michelemarie's picture

When I was 4 or 5, my Dad would put me to bed with his old, brown, leather covered, Transistor Radio. He said it was the Angles Singing to me!!! He LOVED Frankie Lane, and Old Blue eyes! We had a piano, and he taught me to play "Heart & Soul" The Boggie Woggie", "Chop Sticks", and some Rag! He LOVED Rag Time, and Jelly Roll!!! I know he was a Natural Musican, but he had to work at a Factory to suport us, I miss him so... I know that all my Dancing ability comes from him,sometimes when I "zone" or become the music, during a dance, I see/feel him smiling with me!! He sends me GREAT Jokes from the other side, only things he and I would understand!!! Well, I LOVE YOU!!!! And am counting the days till Broomfield, 19th!!! I'll be staying @ the La Quinta, Westerminster Mall 4-18,19!!! Stop by!!! I Never seem know where your staying, oh and you do SEND ME ANYWAY, SO SEND ME ANYWHERE>Trust me, I'll get there!!!! I LOVE YOU!!! Michele xoxoxoxoxoxoxo
jonbrady's picture

Growing up I used to sleep with the radio, listening to Casey Kasem and WDRC in Hartford. After I fell asleep I'd eventually push the radio on the floor - slowly breaking pieces off until it had to be replaced. Love is Like Oxygen, Someone Saved My Life Tonight and then Refugee - all part of waking up to music which has been a huge part of my life ever since. Thanks Tom!
kmdare's picture

I remember listning to my friends car radio because ha could pick up a boston station. They played muisic that was not played in cincy. I remember hearing the Beatles, Stones and Byrds. The stations eventually played the bands on air. I used to think, someday I might be lucky enough to see one of those groups. I was lucky, I did get to see all and more. Now at 65 I was hopeing to see Petty and the Hartbreakers this year. I guess I'll have to wait for another tour. Tom Please come to Cincy area. We took our 13 year old grandson to the last concert in 2010. He has become another fan. God Bless you for the wonderful muisic, and memories!
winterman's picture

It would be cool to read the grand prize winners story............
floydanderson's picture

I used to think the radio signal came from power lines. I would stare at them in the car wondering why the radio signal was so bad when we had power lines all around us, thinking we should have great signal. Ahhhh blissful ignorance of childhood.
cbruno's picture

Most of my memories of my father, who unfortunately passed away when I was twenty, revolve in some way around music. Whether playing it or just listening to it, he and I were able to connect with one another very deeply through the songs and the sounds we loved. One day when I was in sixth grade, while my mother was driving me home from school, a song came on the radio which absolutely floored me. I listened and tried to remember as many of the lyrics as I possibly could. When my dad came home that night, I immediately went up to him and said I'd just heard an amazing song, and would he know who it was? The chorus went, "How does it feel to be on your own like a rolling stone". His eyes lit up as he informed me, "That's Bob!" He would go on to play me every Dylan record, proud that his favorite songwriter was now his son's also. Years later, I took my dad to see Dylan and Tom Petty together at the PNC Bank Arts Center, which my dad told me was one of the best gifts he'd ever received.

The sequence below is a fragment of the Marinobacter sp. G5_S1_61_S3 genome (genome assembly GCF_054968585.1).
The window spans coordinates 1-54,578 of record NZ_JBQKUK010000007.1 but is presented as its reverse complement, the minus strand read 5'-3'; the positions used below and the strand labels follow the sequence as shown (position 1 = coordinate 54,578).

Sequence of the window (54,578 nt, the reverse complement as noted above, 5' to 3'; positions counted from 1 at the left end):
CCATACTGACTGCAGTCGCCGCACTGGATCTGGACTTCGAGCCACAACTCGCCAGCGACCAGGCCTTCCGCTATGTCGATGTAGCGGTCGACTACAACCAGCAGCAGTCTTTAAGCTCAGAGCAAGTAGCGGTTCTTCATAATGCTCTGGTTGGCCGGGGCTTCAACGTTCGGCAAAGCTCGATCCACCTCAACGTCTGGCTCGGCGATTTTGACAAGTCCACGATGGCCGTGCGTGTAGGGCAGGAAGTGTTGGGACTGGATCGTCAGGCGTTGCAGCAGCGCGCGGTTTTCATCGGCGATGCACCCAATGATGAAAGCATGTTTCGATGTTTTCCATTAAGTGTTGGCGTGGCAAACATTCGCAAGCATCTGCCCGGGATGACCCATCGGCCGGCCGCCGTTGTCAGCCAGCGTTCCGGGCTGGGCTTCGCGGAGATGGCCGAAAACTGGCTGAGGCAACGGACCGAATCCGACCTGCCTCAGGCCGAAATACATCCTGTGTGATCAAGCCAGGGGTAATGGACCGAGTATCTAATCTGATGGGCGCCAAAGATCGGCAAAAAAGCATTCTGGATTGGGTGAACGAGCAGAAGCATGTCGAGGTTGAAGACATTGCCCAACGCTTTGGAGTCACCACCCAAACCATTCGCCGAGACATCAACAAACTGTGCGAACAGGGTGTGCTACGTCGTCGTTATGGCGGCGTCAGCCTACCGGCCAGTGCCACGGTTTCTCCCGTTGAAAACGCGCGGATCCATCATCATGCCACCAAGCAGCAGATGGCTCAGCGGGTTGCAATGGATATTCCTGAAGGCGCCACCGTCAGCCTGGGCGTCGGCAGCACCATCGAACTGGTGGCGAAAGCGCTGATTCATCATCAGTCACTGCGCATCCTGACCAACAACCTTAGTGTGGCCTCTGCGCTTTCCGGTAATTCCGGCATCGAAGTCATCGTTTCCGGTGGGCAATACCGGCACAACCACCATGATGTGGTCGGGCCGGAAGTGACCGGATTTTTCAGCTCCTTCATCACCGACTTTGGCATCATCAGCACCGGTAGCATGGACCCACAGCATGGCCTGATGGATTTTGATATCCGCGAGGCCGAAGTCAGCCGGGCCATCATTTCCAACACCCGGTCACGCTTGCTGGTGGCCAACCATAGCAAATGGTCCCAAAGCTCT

gumpymj's picture

My radio music moment happened in the mid 70's. My Mom and I were driving my Dad's Ranchero "truck" (Ford's version of the El Camino) and it only had an AM radio. The song Blinded By The Light by Manfred Mann was playing and I was belting out the words. I was in elementary school and had no idea what I was singing and like a lot of people I thought the words were "wrapped up like a douche". My Mom started laughing, asked me to repeat what I had just sung and then told me it was "deuce" not "douche". At that moment I realized my Mom was actually pretty cool...she knew the words to a rock song! I liked the song before the correction and even more after I knew the words!